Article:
Heavier Rains Than Hermine Expected In Next 24 Hours Over Flagler-Palm Coast
FlaglerLive | September 13, 2016
Last Updated: 1:07 p.m.
What a difference a name makes: There are no sandbag stations, no warnings about storm preparedness, school closings or potential shelter locations, but the unnamed tropical “wave” churning off the coast of Central Florida is expected to bring more rain and heavy thunderstorms over Flagler County in the next 24 hours than did Hurricane Hermine. Hermine in the end never affected this part of the state as it did the Big Bend area, where it made landfall.
The National Weather Service’s Ben Nelson this morning summarized what’s ahead for Flagler, St. Johns and Duval counties: “Low pressure currently moving onshore along the east central Florida coast will spread bands of heavy rainfall and embedded thunderstorms into the coastal counties of northeast Florida later this morning, with activity overspreading the rest of northeast Florida and southeast Georgia during the afternoon and evening hours.
“This system will provide a more significant impact to coastal locations than Hermine, with intense rainfall rates possible this afternoon and tonight that will increase urban and low-lying flood concerns. Downpours will continue to stream over our region through at least Wednesday, with widespread rainfall amounts of 2 to 4 inches forecast. Coastal locations may receive upwards of 4 to 6 inches of rainfall during this event. Strengthening onshore winds today will create a high risk of rip currents at area beaches, and small craft advisories are in effect for the coastal waters through Wednesday morning.”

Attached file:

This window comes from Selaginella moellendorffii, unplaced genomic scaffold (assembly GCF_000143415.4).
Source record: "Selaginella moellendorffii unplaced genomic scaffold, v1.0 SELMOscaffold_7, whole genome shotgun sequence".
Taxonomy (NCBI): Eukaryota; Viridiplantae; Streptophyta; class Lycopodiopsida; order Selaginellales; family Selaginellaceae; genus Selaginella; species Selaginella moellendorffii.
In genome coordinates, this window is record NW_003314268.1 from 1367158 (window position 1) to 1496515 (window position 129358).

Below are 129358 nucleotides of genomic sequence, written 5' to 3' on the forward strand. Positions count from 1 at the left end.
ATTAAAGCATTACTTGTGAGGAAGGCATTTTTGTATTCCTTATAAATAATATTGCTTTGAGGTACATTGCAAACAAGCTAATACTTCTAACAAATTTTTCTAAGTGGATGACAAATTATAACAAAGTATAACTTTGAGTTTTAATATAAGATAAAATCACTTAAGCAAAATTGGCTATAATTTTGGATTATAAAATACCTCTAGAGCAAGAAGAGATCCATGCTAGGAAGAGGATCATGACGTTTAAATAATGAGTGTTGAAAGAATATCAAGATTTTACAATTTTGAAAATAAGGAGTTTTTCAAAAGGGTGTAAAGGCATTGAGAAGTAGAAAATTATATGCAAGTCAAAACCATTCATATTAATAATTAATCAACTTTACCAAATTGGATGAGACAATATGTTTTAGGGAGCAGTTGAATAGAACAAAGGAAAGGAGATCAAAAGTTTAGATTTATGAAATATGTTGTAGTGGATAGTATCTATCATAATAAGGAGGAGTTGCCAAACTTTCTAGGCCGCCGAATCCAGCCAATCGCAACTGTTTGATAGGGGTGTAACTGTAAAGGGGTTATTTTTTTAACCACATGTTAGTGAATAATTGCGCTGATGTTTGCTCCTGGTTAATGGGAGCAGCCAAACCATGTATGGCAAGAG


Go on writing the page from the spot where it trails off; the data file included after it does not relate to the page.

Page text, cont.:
The Storm Prediction Center has placed the area within a marginal risk for severe thunderstorm development through this evening.
The Flagler Beach Pier has closed for the rest of the day because of high winds.
Coastal areas may experience a localized flood threat this evening through Wednesday, particularly during high tide when runoff is often blocked. High tide occurs along the Atlantic coast during the early evening hours tonight and again around sunrise on Wednesday. Wind gusts of 40-60 mph will be possible within heavier rain bands, as are waterspouts near shore. An isolated tornado is also possible at inland locations this afternoon.
Just after noon today, Bob Pickering, Flagler County Emergency’s weather specialist, posted the following wind reports from around the county:
Reading / Time / Location / Source / Notes
MG 36 mph / 0941hrs / Marineland / EM Wx Station Spotter in area reported Palm Frans coming off trees.
MG 39 mph / 1141hrs / Flagler Beach / Sustained wind 27 mph. Many gusts over 35 mph.
MG 41 mph / 1149hrs / Flagler Beach / Measured gust 41 mph.
MG 37 mph / 1218hrs / Marineland / EM Wx Station
(A former version of this story had referred to the weather system as a tropical depression. But as Pickering noted, “the system affecting Florida is not a Tropical Depression as defined by the National Hurricane Center. The system is officially classified as a Tropical Wave. Tropical waves many times include a weak area of low pressure but the winds are not strong enough to meet the Tropical Depression criteria.” If the system becomes more organized and turns into a depression, it would then be assigned a number.)
Caution: do not drive through waters of unknown depth. Persons who live in normally flood-prone areas should be prepared to take protective actions or move to higher ground in case of localized flooding.
The high temperature today is not exepcted to go much past 80, with overnight lows in the mid-70s. You can keep up with the Jacksonville weather station’s radar and webpage here.